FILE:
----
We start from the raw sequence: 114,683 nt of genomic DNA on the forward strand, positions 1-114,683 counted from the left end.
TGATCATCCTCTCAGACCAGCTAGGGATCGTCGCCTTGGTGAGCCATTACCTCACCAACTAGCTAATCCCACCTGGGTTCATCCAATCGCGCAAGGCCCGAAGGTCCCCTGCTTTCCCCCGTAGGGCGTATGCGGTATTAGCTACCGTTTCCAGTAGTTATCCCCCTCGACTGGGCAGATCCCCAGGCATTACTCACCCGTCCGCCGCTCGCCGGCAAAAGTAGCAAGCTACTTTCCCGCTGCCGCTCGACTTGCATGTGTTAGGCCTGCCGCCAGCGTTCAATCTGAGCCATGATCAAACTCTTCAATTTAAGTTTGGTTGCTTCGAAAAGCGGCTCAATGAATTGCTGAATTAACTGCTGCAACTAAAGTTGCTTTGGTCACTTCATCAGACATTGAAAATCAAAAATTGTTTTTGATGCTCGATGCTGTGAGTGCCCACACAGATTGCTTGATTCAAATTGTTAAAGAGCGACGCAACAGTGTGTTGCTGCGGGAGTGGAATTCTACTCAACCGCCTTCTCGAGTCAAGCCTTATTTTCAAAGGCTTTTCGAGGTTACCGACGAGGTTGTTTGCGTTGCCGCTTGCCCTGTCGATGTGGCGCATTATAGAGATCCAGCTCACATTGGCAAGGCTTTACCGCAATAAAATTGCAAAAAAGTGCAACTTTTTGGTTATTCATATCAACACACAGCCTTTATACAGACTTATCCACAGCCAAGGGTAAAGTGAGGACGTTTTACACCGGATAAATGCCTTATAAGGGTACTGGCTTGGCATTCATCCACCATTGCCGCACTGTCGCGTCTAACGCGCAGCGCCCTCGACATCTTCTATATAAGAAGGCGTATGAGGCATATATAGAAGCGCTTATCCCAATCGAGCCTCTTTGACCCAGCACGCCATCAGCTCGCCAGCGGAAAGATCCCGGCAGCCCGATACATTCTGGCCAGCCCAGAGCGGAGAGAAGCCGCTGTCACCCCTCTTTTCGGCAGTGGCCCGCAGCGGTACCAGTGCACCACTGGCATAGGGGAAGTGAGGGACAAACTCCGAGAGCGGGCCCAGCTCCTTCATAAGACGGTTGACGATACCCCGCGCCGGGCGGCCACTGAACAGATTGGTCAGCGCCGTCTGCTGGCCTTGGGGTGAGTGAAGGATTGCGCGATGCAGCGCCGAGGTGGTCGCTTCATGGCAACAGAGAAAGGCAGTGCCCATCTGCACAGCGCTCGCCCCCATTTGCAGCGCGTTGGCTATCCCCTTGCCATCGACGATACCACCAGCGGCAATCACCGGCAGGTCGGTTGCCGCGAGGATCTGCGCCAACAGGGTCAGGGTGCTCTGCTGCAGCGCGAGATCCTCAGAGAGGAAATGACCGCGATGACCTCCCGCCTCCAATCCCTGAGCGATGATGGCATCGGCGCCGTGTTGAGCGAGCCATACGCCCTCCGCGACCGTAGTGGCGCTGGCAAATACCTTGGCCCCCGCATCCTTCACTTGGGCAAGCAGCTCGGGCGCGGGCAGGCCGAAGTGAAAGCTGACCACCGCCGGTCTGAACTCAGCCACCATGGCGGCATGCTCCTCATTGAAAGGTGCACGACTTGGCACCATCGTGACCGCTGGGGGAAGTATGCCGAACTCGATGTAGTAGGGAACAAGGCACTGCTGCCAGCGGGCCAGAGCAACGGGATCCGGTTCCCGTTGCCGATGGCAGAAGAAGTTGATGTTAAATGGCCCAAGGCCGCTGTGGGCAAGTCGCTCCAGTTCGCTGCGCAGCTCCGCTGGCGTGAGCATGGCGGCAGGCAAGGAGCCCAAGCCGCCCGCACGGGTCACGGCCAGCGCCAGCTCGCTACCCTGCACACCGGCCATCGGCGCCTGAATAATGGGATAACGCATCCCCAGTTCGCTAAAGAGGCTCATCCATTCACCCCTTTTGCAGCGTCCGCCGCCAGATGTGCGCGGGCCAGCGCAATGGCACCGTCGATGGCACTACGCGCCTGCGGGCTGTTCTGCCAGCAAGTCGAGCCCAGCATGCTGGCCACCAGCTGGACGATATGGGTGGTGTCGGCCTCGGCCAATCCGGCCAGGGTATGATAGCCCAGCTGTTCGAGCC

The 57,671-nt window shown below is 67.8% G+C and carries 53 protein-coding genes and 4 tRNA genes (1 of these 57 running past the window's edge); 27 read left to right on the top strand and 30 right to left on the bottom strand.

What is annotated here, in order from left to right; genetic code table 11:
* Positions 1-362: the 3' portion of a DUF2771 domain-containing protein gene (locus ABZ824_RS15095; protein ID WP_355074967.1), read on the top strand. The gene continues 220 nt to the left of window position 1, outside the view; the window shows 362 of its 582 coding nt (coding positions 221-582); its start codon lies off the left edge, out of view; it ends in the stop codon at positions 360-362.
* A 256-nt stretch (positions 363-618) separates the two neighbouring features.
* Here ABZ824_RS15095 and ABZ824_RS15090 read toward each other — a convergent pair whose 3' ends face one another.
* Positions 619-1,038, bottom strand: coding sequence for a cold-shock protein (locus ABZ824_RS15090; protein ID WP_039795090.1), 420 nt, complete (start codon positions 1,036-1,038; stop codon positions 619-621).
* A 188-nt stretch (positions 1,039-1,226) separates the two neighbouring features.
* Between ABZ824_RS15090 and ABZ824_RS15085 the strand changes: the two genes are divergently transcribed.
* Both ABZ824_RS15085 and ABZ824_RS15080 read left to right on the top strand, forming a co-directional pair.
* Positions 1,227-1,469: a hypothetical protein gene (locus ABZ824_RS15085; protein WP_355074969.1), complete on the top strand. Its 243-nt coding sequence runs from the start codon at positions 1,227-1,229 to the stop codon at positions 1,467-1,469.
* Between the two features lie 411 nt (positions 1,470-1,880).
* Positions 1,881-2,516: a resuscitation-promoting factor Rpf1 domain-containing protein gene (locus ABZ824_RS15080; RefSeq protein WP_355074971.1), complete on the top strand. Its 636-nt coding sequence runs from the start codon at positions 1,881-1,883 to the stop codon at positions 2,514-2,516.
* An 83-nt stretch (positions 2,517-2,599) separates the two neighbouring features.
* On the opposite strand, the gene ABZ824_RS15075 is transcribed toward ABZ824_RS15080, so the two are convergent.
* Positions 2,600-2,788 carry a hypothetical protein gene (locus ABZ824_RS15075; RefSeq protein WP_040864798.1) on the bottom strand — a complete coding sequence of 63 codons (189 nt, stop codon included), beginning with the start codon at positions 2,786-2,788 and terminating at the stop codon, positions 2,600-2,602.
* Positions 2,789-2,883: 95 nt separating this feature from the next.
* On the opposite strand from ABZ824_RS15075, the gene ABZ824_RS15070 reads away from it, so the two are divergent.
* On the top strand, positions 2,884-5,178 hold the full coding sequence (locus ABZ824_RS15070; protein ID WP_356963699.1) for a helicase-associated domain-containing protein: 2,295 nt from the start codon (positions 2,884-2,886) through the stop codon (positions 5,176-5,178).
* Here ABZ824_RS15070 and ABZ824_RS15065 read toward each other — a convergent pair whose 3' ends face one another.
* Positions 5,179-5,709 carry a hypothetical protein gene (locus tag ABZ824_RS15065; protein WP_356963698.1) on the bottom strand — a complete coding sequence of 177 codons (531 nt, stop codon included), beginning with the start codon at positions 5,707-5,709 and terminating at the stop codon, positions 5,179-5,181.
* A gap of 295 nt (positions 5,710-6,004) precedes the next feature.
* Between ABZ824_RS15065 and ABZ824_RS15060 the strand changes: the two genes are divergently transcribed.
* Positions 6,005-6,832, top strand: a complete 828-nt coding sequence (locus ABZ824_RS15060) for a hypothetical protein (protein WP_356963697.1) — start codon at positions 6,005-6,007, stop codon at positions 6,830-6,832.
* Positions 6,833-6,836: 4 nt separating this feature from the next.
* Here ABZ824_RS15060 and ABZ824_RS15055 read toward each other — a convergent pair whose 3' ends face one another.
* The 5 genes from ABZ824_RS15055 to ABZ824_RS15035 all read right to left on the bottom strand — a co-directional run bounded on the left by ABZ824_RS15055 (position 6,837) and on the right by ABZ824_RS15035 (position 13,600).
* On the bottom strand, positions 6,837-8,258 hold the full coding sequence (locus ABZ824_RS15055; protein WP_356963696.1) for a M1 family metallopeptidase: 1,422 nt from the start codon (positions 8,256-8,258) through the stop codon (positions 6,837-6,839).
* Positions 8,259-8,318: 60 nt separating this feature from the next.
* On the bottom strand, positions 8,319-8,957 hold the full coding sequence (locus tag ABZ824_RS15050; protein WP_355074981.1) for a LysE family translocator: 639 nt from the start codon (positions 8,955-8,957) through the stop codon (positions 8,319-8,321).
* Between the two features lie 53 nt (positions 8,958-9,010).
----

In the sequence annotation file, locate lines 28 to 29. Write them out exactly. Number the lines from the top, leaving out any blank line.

* The 5 genes from ABZ824_RS15055 to ABZ824_RS15035 all read right to left on the bottom strand — a co-directional run bounded on the left by ABZ824_RS15055 (position 6,837) and on the right by ABZ824_RS15035 (position 13,600).
* On the bottom strand, positions 6,837-8,258 hold the full coding sequence (locus ABZ824_RS15055; protein WP_356963696.1) for a M1 family metallopeptidase: 1,422 nt from the start codon (positions 8,256-8,258) through the stop codon (positions 6,837-6,839).